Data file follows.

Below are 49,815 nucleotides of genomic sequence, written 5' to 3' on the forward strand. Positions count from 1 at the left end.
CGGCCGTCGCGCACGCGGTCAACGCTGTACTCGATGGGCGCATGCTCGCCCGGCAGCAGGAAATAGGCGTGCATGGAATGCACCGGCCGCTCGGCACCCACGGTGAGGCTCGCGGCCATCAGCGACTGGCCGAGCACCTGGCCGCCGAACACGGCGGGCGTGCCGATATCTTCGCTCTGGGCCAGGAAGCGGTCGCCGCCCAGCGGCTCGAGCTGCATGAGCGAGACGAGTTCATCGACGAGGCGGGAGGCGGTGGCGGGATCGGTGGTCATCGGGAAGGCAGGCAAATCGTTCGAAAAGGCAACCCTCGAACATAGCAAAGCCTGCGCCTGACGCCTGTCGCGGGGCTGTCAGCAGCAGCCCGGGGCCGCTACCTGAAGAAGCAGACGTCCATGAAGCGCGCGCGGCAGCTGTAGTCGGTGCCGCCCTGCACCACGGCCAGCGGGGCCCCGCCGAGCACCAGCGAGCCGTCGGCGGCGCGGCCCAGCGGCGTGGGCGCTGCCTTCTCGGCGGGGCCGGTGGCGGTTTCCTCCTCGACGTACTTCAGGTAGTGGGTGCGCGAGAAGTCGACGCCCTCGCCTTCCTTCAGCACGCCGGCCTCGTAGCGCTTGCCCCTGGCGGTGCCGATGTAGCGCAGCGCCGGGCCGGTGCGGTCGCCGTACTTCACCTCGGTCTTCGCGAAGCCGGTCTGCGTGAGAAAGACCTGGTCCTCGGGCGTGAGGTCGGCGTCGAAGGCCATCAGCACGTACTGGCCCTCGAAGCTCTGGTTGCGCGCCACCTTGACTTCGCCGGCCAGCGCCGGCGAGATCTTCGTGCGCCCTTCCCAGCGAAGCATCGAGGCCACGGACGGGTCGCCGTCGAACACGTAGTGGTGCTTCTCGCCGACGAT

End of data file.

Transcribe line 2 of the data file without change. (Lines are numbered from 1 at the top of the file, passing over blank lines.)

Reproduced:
CGGCCGTCGCGCACGCGGTCAACGCTGTACTCGATGGGCGCATGCTCGCCCGGCAGCAGGAAATAGGCGTGCATGGAATGCACCGGCCGCTCGGCACCCACGGTGAGGCTCGCGGCCATCAGCGACTGGCCGAGCACCTGGCCGCCGAACACGGCGGGCGTGCCGATATCTTCGCTCTGGGCCAGGAAGCGGTCGCCGCCCAGCGGCTCGAGCTGCATGAGCGAGACGAGTTCATCGACGAGGCGGGAGGCGGTGGCGGGATCGGTGGTCATCGGGAAGGCAGGCAAATCGTTCGAAAAGGCAACCCTCGAACATAGCAAAGCCTGCGCCTGACGCCTGTCGCGGGGCTGTCAGCAGCAGCCCGGGGCCGCTACCTGAAGAAGCAGACGTCCATGAAGCGCGCGCGGCAGCTGTAGTCGGTGCCGCCCTGCACCACGGCCAGCGGGGCCCCGCCGAGCACCAGCGAGCCGTCGGCGGCGCGGCCCAGCGGCGTGGGCGCTGCCTTCTCGGCGGGGCCGGTGGCGGTTTCCTCCTCGACGTACTTCAGGTAGTGGGTGCGCGAGAAGTCGACGCCCTCGCCTTCCTTCAGCACGCCGGCCTCGTAGCGCTTGCCCCTGGCGGTGCCGATGTAGCGCAGCGCCGGGCCGGTGCGGTCGCCGTACTTCACCTCGGTCTTCGCGAAGCCGGTCTGCGTGAGAAAGACCTGGTCCTCGGGCGTGAGGTCGGCGTCGAAGGCCATCAGCACGTACTGGCCCTCGAAGCTCTGGTTGCGCGCCACCTTGACTTCGCCGGCCAGCGCCGGCGAGATCTTCGTGCGCCCTTCCCAGCGAAGCATCGAGGCCACGGACGGGTCGCCGTCGAACACGTAGTGGTGCTTCTCGCCGACGAT